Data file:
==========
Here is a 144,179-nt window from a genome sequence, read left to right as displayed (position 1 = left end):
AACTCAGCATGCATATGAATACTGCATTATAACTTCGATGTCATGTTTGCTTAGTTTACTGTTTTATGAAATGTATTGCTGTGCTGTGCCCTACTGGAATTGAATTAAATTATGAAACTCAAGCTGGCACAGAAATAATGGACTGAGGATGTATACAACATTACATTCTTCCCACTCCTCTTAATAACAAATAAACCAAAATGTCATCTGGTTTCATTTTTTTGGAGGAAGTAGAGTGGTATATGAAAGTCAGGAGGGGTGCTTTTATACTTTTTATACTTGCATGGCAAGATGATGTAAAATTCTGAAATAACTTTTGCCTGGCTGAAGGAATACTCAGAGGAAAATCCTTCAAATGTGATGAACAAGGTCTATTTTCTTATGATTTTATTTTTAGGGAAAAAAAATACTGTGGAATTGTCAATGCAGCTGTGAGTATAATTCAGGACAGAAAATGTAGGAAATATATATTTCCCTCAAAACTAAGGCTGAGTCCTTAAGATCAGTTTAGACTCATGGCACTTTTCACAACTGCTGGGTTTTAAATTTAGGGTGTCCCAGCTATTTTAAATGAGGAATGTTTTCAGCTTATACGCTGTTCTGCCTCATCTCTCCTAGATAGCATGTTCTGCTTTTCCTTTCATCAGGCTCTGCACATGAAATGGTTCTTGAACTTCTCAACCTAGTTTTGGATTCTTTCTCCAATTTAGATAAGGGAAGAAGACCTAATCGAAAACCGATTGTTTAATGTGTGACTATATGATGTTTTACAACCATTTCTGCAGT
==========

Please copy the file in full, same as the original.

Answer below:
Here is a 144,179-nt window from a genome sequence, read left to right as displayed (position 1 = left end):
AACTCAGCATGCATATGAATACTGCATTATAACTTCGATGTCATGTTTGCTTAGTTTACTGTTTTATGAAATGTATTGCTGTGCTGTGCCCTACTGGAATTGAATTAAATTATGAAACTCAAGCTGGCACAGAAATAATGGACTGAGGATGTATACAACATTACATTCTTCCCACTCCTCTTAATAACAAATAAACCAAAATGTCATCTGGTTTCATTTTTTTGGAGGAAGTAGAGTGGTATATGAAAGTCAGGAGGGGTGCTTTTATACTTTTTATACTTGCATGGCAAGATGATGTAAAATTCTGAAATAACTTTTGCCTGGCTGAAGGAATACTCAGAGGAAAATCCTTCAAATGTGATGAACAAGGTCTATTTTCTTATGATTTTATTTTTAGGGAAAAAAAATACTGTGGAATTGTCAATGCAGCTGTGAGTATAATTCAGGACAGAAAATGTAGGAAATATATATTTCCCTCAAAACTAAGGCTGAGTCCTTAAGATCAGTTTAGACTCATGGCACTTTTCACAACTGCTGGGTTTTAAATTTAGGGTGTCCCAGCTATTTTAAATGAGGAATGTTTTCAGCTTATACGCTGTTCTGCCTCATCTCTCCTAGATAGCATGTTCTGCTTTTCCTTTCATCAGGCTCTGCACATGAAATGGTTCTTGAACTTCTCAACCTAGTTTTGGATTCTTTCTCCAATTTAGATAAGGGAAGAAGACCTAATCGAAAACCGATTGTTTAATGTGTGACTATATGATGTTTTACAACCATTTCTGCAGT